Now that we’re all a couple weeks into our collective new “normal,” many of us are slowly acclimating to working from home. But it’s still not always easy to be productive and efficient when dozens of distractions compete for your attention throughout the day.
Fortunately, we’ve got technology on our side to get us through this often-difficult time.
The employees of Vivante Health have been working virtually since the start, empowered by an array of tech tools and apps. (We’ve even got our own app—GIThrive—check it out if you’re looking to improve your gut health.) Tech is second-nature to us, so we’re sharing some of our favorite apps and tools in our third post in our “Healthy Remote Working” series.
Check out a few recommendations for apps to make your workday flow a little smoother:
Ask anyone transitioning into working from home what the biggest challenge is, and chances are they’ll tell you “trying to focus.” Even the most seasoned telecommuter struggles with remaining on-task from time to time.
As mentioned in our first blog, it helps to break up your work tasks into chunks. Even the most challenging project can become manageable if you know you won’t be tied to your chair for hours on end. A simple method to get work done in sprints is to set a timer.
It doesn’t need to be anything fancy—many people use kitchen egg timers. Or, use the timer on your smart phone. For some, having everything on one screen is the way to go and that’s where the online time management tool Pomodoro comes in. Just open the site, hit the “start” button, and minimize the window. Work for 25 minutes, and the Pomodoro timer will go off with a gentle chime sound.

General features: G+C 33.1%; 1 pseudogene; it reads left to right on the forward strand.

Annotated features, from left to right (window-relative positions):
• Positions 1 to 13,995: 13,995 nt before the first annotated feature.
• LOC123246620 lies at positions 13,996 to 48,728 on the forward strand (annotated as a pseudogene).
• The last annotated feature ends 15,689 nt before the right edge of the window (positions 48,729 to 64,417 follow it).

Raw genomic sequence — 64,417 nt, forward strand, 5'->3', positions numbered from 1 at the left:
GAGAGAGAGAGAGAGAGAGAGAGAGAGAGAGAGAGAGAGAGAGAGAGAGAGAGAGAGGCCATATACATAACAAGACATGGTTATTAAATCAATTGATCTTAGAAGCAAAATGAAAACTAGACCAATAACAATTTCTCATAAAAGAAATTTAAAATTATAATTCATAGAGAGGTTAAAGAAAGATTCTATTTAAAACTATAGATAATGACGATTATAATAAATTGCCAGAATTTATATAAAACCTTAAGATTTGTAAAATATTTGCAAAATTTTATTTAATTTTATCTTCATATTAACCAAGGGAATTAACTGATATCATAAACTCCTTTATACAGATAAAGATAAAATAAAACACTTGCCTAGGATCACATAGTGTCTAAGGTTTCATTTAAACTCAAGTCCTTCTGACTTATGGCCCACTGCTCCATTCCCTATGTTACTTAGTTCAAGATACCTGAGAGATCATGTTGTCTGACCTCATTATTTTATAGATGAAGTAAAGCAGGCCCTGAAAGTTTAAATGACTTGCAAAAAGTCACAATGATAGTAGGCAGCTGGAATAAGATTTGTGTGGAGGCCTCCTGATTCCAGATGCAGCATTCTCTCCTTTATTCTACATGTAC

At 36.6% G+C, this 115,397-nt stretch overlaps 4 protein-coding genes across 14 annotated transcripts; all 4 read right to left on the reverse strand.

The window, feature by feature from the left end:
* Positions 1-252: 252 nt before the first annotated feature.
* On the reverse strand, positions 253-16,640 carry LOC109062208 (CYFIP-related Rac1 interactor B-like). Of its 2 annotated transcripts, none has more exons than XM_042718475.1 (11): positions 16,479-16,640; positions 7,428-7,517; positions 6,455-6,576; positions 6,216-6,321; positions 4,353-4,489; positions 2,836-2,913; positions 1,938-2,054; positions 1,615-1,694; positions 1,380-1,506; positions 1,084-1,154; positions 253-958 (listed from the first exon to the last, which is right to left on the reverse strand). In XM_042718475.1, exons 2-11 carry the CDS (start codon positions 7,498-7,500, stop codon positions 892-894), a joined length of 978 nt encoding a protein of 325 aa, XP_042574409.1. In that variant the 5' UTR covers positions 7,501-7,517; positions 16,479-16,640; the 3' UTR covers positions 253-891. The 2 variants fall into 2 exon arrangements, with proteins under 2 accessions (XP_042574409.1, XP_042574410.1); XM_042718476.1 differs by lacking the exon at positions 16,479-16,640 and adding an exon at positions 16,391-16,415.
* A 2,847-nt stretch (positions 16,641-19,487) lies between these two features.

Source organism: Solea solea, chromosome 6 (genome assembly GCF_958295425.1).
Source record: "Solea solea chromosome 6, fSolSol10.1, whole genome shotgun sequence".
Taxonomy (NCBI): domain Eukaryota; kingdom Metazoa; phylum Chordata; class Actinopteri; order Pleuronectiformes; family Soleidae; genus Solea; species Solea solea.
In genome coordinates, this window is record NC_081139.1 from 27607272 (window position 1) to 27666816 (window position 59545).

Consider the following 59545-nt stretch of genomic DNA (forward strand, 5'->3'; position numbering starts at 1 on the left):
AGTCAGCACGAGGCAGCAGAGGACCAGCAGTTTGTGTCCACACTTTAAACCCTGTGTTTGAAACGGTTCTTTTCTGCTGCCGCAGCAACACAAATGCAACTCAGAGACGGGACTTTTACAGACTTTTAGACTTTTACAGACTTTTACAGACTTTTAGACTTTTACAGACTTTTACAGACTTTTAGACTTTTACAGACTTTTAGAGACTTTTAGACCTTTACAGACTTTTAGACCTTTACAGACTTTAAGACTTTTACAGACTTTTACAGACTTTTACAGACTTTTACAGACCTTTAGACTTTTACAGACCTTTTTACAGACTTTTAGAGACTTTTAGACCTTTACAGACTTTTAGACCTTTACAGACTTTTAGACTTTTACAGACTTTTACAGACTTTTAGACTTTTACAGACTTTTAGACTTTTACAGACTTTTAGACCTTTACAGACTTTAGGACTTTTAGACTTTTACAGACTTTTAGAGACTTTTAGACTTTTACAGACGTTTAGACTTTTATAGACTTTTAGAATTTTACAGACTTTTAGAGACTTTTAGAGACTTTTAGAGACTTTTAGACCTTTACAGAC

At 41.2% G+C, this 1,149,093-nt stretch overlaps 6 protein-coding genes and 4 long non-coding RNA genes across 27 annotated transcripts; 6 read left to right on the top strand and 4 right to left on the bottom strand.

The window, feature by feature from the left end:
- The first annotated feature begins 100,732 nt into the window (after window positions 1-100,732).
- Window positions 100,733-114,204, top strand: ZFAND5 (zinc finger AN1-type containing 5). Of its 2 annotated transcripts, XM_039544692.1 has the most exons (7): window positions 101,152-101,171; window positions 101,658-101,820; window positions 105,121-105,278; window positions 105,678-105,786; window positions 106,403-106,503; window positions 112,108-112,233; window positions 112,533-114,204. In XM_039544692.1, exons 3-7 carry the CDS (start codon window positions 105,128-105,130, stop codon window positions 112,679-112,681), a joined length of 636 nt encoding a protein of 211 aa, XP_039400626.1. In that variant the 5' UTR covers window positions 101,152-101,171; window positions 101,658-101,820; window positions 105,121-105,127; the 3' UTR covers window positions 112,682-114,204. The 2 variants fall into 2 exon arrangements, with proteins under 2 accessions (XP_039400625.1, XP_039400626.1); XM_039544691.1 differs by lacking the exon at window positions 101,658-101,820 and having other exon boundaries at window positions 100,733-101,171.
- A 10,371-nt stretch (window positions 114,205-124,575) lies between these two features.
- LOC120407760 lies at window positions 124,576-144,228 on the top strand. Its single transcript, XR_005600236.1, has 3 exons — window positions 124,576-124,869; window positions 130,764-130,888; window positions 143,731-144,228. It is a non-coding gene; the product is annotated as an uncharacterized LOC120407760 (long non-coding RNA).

Of course, having multiple windows open onscreen can get distracting, too. In fact, on-screen distractions can be even more insidious and hard to tune out than the kids playing Call of Duty in the living room.
Several apps can empower you to cut back on temptation to check Facebook, read the news (again) or visit any other site that lures you away from your own workday call-of-duty. Freedom works across multiple devices once you’re logged in, allowing you to block distracting websites and apps with just a few clicks—just set a schedule for your “sessions” and select the sites you need to tune out.
Another focus tool is SelfControl Free, an open-source app for Mac that enables you to temporarily block sites as well as applications like Twitter or email so you can focus up and get work done.
And if constant “pings” and notifications are overwhelming you, don’t overlook the customizable notification settings in most of your work platforms and programs. “My favorite feature of Slack is the ability to mark a chat as either ‘unread’ or to schedule a reminder/snooze notification,” says Erin Commons, AVP of Care Management at Vivante. “It helps to prioritize and focus.”
Home is a loud place. Even if you live alone, the sounds of your environment can seep in and chip away at your concentration. (Is that your neighbor’s leaf blower again?) Sometimes you need to actually block sounds to get work done.
If you’re on a video call with team members or clients, background noise can be more than an annoyance; it could drown out important conversation. Katharine Moore, Vivante’s Chief Digital Product and Business Development Manager, uses the noise-canceling app Krisp to cut background noise. “It’s excellent at muting ambient sounds as well as loud noises during calls, and it’s quick to install.”